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How a Concierge Commits Thousands of Names to Memory

Over the past 11 years as a hotel concierge, Indira Pun has committed thousands of names to memory. Her trick? She exercises this part of her brain like a muscle.
A woman walks out of the Mandarin Oriental hotel in Hong Kong (Photo credit: PHILIP LOPEZ/AFP/Getty Images)

Matching a familiar face with someone’s name isn’t all that difficult. But we often tell ourselves we’re “bad with names” and create a self-fulfilling prophecy for ourselves.

When a good impression hinges on remembering someone’s name, Malia Wollan from The NYTimes writes on some helpful tips given to her by the chief concierge at the Mandarin Oriental Hong Kong.

Her name is Indira Pun, and when asked how she commits names to memory, she says she treats this part of her brain like a muscle, exercising it daily.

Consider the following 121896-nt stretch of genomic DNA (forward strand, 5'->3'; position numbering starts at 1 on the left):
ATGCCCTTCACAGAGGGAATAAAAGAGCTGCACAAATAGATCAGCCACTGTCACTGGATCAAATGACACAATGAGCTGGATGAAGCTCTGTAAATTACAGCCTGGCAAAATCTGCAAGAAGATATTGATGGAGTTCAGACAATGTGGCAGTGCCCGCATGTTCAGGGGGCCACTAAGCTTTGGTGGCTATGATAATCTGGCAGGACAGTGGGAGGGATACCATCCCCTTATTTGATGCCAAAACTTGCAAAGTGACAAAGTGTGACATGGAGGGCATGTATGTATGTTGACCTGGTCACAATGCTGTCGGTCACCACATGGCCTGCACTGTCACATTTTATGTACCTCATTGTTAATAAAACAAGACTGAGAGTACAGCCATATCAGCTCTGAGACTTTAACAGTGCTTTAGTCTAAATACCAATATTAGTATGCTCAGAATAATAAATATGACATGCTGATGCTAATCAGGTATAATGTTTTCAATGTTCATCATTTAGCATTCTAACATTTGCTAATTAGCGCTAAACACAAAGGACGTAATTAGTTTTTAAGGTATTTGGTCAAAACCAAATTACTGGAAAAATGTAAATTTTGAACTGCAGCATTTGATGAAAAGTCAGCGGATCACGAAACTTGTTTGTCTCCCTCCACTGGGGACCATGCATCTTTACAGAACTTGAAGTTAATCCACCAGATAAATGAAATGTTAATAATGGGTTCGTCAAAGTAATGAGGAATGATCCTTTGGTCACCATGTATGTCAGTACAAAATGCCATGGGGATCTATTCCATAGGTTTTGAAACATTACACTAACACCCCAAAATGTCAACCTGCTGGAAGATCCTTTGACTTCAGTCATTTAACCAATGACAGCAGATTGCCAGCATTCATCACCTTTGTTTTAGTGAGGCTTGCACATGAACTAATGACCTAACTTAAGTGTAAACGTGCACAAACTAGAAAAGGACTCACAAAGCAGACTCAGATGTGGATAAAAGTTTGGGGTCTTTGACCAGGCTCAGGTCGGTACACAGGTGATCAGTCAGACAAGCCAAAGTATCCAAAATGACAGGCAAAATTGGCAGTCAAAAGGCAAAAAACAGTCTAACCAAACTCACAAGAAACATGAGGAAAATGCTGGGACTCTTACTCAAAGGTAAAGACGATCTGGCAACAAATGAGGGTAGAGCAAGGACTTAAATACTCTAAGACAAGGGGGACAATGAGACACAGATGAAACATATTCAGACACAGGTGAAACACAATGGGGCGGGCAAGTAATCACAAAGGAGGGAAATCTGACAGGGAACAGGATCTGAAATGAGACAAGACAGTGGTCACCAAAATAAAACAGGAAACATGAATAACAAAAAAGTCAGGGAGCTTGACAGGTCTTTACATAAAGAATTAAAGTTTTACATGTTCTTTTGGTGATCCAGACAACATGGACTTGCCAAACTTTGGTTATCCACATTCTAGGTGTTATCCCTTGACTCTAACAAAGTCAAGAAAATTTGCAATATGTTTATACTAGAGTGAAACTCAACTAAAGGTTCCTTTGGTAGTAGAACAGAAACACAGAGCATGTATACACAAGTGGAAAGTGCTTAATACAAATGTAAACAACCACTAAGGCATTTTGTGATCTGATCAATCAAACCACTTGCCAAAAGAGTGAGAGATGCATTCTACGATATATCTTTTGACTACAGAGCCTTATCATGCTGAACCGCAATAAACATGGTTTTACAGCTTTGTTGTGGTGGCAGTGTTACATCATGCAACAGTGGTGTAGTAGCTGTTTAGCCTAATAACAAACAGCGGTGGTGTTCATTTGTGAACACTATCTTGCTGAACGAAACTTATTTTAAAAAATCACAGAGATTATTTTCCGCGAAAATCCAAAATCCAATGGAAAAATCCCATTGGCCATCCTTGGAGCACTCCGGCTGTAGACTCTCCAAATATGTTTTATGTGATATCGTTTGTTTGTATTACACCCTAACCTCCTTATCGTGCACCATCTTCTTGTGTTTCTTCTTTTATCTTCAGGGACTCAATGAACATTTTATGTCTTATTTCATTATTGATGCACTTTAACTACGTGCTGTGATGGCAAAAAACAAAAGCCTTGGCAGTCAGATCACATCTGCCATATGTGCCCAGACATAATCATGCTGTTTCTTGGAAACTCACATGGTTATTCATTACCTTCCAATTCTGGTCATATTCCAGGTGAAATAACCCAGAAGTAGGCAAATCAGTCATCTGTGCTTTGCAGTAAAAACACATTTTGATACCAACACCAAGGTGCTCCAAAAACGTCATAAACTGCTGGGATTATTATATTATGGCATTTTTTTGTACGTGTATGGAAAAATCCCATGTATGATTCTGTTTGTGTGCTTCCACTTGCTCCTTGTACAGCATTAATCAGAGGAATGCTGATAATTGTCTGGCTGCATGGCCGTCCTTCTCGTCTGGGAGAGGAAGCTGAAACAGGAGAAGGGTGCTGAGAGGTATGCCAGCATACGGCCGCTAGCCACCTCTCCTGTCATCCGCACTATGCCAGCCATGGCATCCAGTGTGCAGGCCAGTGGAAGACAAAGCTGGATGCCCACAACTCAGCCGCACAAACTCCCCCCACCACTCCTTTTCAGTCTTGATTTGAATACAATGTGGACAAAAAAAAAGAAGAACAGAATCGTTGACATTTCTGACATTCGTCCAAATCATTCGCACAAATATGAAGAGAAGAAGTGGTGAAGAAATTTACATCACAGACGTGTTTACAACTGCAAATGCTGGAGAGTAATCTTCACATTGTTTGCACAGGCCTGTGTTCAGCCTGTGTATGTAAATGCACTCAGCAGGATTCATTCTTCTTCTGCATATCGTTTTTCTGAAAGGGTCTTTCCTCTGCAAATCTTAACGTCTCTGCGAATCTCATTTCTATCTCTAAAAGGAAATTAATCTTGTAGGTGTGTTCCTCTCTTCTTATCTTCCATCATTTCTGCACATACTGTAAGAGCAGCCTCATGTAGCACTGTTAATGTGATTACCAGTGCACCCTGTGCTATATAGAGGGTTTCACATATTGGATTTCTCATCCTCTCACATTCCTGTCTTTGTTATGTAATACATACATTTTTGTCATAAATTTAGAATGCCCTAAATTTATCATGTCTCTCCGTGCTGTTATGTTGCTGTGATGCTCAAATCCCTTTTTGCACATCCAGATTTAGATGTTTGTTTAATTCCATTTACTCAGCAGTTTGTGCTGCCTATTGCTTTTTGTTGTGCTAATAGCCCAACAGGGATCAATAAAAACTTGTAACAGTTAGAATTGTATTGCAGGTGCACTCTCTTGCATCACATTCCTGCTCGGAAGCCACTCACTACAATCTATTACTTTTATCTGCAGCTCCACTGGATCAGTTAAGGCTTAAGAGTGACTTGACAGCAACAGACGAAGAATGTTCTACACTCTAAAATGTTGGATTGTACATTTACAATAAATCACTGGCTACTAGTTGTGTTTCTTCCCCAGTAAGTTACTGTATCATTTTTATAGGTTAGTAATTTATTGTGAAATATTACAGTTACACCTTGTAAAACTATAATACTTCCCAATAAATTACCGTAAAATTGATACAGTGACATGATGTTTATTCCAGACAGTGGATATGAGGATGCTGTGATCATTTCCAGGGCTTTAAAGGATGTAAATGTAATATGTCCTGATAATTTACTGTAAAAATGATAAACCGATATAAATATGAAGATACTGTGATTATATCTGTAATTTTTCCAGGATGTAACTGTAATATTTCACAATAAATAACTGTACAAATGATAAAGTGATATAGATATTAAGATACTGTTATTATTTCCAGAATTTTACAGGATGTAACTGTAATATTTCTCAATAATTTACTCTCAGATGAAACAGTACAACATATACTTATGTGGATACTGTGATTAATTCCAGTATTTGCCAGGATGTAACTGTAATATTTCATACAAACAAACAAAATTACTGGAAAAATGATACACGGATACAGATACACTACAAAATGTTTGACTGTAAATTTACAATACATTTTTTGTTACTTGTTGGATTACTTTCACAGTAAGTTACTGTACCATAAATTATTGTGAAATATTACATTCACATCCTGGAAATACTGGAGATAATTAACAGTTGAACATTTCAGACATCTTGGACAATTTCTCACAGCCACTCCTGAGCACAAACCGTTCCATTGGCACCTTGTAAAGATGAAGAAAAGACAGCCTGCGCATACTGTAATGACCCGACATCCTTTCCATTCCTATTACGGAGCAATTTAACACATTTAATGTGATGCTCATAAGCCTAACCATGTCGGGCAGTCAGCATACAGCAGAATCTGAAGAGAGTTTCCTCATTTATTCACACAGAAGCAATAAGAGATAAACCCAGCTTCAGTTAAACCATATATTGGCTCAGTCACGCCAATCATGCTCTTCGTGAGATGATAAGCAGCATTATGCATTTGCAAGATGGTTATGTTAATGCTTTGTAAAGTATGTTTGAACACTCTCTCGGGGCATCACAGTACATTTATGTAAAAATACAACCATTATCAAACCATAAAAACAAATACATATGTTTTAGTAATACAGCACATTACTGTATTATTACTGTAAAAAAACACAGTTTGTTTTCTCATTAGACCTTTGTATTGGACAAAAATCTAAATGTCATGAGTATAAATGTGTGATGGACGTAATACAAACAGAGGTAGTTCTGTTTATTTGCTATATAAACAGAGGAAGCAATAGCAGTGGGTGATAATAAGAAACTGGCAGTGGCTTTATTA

“Your brain needs to be like a camera; take a picture in your mind of a unique thing about that person and register that uniqueness with their name.”

The next step is all about repetition — use their name in conversation, like, “So, how are you liking it here in City Name, Steve.” Also, while the person is talking, take time to continue repeating their name in your head. Scientists say it takes repeating something 38 times to help commit it to long-term memory.

Pun is a testament to the brain’s abilities to recall vast amounts of information, no matter how small, so long as you make the effort to exercise it. After all, she has accumulated thousands of names over the last 11 years. For those who don’t make the effort, and resign themselves to the belief that they are just “bad with names,” those names will typically get stored away in short-term memory, which is more like an overflowing cup — it can’t hold much and spills easily. It’s why we forget names almost immediately after we’ve met someone.

Pun says it’s important to keep this in mind:

“Everyone likes to hear their name.”

People remember that kind of stuff. So, it could be the difference between a successful encounter and a failure to make an impression.

To read more on Pun’s name-remembering techniques, head over to the The New York Times.

Photo Credit: reynermedia/Flickr


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